Some will find their best vacation pleasure by stretching out on the rich carpet of grass under a shady tree, closing their eyes and letting Nature take her course!

September and October:  You get a few more swims, but don’t feel too badly if you left your suit at home.  A pair of breeches, high shoes and flannel shirt will be more appropriate to go riding or hiking.  Sunny September days are tops for hiking or maybe a few rounds of post-season golf.  Perhaps some of the kids will ask you to fill in on their baseball team and you’ll feel like high school days all over again.  Early apples, pears and plums are being picked and are pleasing to the palate while so fresh.

One of my favorite months is October.  All Nature seems dressed in her gayest robes.  The first frosts turn the woodlands and mountain sides into a kaleidoscope of color:  orange, red, yellow and subtle shades of brown.  The air is risk and bracing and the sky very blue.  There is a true autumn feeling in the air.  Grapes are hanging in purple clusters, nuts are mature, choice winter apples are picked and corn is put into shocks.  I quote from a letter written by a Catskill mountain farm woman:

“Fall is here.  I like the fall days with the spicy odors inside, of pickles and relishes in the making.  It brings back memories of school days, when Mother used to make them.  The canning is just about finished and the cellar shelves are crowded with jars of fruit and vegetables—pride of every housewife, especially in these days of rationing and points.”

The hunter puts on his red cap and wanders over hill and dale in search of pheasants, squirrels or rabbits or he shoulders a gun just to get out into the fall woods, take in the autumn foliage and shuffle through dry leaves.  The artist with his brush will find a scene to paint at every turn in the road.  The landscape is splashed with color.  Auto trips are a must.  We start off with a hearty breakfast:  a stack of buckwheat cakes topped with real Catskill Mountain maple syrup, sausage and golden yellow country butter.  Fresh eggs and hot coffee with thick cream finishes it off.

The picnic basket comes out again and we start off on a tour of the countryside.  All about us busy people are laying up their stores for the winter.  They are gathering the last vegetables and fruit.  Fields are busy with men feeding threshing machines and bringing in loads of corn.  Neat rows of buckwheat and corn shocks dot the hill-sides.  Toward evening we scent burning leaves that make a bluish haze in distant valleys.  Smoke curls from chimneys and boys and girls return from school.  It’s been a comfortable day and a huge, yellow harvest moon writes a soothing finish to it.

November and December:  These months are particularly enjoyable if you have an Aunt Mary and Uncle Henry in the country, or if the grandparents live there, or perhaps some good friends who have a comfortable boarding house in a pleasant hamlet.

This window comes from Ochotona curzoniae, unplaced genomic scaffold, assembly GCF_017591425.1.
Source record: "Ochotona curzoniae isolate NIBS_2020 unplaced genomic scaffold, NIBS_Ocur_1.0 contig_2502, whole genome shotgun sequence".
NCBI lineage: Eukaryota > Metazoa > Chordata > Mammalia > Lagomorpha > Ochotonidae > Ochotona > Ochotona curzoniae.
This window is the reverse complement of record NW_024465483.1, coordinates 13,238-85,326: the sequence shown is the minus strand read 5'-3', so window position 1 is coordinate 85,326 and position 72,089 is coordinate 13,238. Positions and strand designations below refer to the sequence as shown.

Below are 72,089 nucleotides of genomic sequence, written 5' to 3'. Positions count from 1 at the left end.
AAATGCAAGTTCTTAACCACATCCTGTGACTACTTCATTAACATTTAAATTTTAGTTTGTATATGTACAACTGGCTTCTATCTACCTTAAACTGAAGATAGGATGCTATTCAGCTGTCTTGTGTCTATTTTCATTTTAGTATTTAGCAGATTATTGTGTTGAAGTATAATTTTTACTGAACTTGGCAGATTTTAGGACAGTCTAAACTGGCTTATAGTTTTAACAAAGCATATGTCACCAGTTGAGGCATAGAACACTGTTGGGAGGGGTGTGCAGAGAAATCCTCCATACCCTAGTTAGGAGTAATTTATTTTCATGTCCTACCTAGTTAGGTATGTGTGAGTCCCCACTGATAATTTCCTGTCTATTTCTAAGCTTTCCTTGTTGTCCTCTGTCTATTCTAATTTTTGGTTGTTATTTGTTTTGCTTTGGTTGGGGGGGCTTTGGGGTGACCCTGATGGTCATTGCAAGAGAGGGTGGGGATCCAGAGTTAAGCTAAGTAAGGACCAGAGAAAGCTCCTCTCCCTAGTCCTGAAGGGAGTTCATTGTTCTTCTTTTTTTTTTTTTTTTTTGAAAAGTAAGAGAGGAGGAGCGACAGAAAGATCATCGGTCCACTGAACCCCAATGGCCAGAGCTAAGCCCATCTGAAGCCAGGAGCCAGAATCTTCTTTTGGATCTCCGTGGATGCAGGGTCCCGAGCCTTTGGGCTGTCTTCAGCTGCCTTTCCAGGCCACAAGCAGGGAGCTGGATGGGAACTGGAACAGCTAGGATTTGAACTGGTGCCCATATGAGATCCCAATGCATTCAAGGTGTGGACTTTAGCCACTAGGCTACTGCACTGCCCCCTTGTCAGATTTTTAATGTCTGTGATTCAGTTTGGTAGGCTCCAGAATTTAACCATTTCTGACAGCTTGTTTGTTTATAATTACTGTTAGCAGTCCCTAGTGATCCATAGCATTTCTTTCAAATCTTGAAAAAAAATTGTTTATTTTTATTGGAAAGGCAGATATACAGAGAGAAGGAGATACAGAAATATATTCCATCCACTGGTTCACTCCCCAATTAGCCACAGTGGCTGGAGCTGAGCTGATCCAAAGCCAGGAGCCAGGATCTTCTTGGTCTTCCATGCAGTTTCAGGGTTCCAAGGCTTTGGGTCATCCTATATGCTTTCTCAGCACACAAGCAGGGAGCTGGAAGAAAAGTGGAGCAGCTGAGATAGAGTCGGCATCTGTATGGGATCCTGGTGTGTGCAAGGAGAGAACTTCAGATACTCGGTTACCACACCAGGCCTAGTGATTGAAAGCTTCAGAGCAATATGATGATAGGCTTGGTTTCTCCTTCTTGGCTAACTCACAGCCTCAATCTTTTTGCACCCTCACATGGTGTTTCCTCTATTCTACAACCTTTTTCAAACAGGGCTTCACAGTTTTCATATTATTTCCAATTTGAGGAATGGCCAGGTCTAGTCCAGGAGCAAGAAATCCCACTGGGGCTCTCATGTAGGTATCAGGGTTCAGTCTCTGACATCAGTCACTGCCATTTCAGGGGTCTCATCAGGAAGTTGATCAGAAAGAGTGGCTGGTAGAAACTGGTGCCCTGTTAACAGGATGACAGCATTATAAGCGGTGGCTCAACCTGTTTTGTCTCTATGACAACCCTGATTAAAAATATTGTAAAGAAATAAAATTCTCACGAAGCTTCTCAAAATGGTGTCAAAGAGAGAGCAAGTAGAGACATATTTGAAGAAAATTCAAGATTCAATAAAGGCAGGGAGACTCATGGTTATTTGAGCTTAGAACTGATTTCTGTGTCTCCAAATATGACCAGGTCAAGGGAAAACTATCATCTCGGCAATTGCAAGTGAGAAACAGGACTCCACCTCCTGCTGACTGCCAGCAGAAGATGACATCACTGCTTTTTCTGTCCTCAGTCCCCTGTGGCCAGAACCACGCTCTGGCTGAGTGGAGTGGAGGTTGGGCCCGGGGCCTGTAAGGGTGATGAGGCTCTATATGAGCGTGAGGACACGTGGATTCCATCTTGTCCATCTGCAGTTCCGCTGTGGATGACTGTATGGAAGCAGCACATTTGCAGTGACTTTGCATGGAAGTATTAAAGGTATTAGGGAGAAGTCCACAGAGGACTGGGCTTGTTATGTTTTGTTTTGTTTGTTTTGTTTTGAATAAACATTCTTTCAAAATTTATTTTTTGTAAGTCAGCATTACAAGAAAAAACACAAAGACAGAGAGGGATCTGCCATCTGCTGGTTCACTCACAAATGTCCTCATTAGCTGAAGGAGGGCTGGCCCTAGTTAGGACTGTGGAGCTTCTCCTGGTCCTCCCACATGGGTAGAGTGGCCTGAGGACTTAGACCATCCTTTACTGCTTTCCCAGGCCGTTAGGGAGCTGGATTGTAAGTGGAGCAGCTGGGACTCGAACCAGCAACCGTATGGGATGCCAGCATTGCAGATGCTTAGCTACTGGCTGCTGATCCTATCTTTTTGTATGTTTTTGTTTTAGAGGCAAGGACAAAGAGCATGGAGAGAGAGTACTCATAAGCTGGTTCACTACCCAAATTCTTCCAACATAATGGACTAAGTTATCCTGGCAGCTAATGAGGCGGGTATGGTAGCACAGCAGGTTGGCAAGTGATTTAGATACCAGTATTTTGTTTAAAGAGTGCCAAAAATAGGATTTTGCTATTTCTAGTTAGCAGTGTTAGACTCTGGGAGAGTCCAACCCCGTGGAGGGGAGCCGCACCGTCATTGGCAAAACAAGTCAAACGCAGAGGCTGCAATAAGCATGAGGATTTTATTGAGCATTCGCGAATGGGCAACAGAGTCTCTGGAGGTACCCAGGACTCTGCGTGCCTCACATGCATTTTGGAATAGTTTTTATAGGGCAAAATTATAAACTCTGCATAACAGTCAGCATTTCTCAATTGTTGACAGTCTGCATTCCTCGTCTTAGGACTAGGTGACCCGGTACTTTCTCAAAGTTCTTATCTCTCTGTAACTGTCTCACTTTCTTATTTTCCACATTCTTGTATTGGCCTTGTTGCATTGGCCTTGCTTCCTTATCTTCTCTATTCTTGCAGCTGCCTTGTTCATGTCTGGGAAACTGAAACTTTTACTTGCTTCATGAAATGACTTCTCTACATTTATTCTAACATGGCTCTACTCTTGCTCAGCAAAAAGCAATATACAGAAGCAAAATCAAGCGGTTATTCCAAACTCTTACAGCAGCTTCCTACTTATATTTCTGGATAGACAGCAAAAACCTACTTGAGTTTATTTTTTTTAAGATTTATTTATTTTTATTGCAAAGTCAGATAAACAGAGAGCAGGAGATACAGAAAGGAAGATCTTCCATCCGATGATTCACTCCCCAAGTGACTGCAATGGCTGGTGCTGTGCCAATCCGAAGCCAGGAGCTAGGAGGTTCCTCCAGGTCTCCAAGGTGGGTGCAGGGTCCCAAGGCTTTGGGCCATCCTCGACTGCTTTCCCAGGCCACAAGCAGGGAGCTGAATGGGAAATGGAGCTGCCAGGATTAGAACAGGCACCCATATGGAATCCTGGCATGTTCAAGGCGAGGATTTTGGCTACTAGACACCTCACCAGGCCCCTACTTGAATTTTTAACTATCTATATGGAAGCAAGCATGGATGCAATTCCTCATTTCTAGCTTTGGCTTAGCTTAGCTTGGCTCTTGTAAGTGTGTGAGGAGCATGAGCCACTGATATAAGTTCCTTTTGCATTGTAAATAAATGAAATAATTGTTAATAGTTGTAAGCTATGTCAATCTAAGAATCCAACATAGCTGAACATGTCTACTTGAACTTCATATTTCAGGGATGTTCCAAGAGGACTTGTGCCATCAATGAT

Country folks have more time for visiting now.  Crops are in and people are getting comfortably settled for the winter.  There’ll be meat in the storage, hams in the smoke house, barrels of apples and row upon row of gleaming jars of fruits and vegetables in the cellar.  Graineries will be filled with grain and thick-furred stock will munch sweet hay.  The dinner table will groan with good things to eat and nothing could match the homey feeling of a large family set down to a real turkey dinner at Thanksgiving.  They’ll say Grace, not always without awkwardness, for not every man feels at ease with so many about him.  But inside the feeling will be sincere, for he knows that the farmer must work with his hand in God’s.  Every quirk of weather and every season change effects him greatly.  Now his bin and barns are full—and his heart, too, is full of gladness and thankfulness for a good harvest.  There’ll be turkey, stuffing, corn, potatoes, peas, cranberries, mince pumpkin and apple pie and probably rich home-made ice cream, too.  Then they’ll sit around and talk.  The men will smoke and the women visit sociably while doing dishes.

These last two months of the year will be filled with festive and holiday cheer.  The young people will offer home-talent shows, the Church societies will sponsor their suppers, the Granges their dances, and High Schools will have their basketball games.  There’ll be sociables, husking bees, parties and lots of good fun and real living.

Later there will be moonlight skating, sleigh-riding and early winter sports.  You can try your hand at cutting wood too, reveling in the invigorating exercise and hearing the keen axe ring on the crisp air.

People are pleasantly busy with shopping and gathering greenery to decorate their homes for the holidays.  It’s a delightful privilege to go out to get your own Christmas tree.  Probably it’ll be a brisk day and you’ll have a lot of fun crunching over the new snow to find one just the right shape and height.